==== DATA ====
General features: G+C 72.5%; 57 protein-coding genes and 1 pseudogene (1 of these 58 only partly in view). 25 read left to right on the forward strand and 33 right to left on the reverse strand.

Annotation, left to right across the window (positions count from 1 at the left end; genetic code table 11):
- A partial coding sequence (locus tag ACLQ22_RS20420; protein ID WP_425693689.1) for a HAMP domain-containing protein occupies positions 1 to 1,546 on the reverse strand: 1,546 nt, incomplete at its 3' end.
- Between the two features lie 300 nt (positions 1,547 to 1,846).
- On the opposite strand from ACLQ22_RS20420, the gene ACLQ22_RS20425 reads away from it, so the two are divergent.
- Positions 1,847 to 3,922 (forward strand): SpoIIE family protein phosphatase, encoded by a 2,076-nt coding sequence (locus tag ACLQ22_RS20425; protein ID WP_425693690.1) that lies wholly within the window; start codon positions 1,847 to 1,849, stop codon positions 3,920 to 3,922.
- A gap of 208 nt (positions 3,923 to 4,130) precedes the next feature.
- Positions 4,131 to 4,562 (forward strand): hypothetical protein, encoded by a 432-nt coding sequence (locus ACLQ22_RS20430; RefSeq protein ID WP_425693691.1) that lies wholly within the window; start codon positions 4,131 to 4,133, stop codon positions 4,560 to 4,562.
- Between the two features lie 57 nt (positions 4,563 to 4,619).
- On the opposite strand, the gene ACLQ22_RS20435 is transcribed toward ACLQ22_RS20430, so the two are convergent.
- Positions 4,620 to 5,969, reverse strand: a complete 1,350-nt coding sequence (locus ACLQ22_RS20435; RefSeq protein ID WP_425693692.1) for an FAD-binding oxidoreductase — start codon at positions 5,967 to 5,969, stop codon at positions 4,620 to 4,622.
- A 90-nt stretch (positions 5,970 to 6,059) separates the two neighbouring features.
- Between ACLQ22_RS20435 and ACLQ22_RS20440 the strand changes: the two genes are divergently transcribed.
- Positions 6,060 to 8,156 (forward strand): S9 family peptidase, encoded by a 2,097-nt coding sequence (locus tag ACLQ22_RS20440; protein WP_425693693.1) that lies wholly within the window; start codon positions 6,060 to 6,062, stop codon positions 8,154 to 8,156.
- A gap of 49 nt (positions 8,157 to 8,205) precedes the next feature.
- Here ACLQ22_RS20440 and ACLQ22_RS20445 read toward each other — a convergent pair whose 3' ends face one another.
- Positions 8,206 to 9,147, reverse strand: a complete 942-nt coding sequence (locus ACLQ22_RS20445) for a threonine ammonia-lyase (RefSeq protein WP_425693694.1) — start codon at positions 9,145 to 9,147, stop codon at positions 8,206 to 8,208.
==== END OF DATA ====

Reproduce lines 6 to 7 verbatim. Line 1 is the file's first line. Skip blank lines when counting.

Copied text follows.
- Positions 1,847 to 3,922 (forward strand): SpoIIE family protein phosphatase, encoded by a 2,076-nt coding sequence (locus tag ACLQ22_RS20425; protein ID WP_425693690.1) that lies wholly within the window; start codon positions 1,847 to 1,849, stop codon positions 3,920 to 3,922.
- A gap of 208 nt (positions 3,923 to 4,130) precedes the next feature.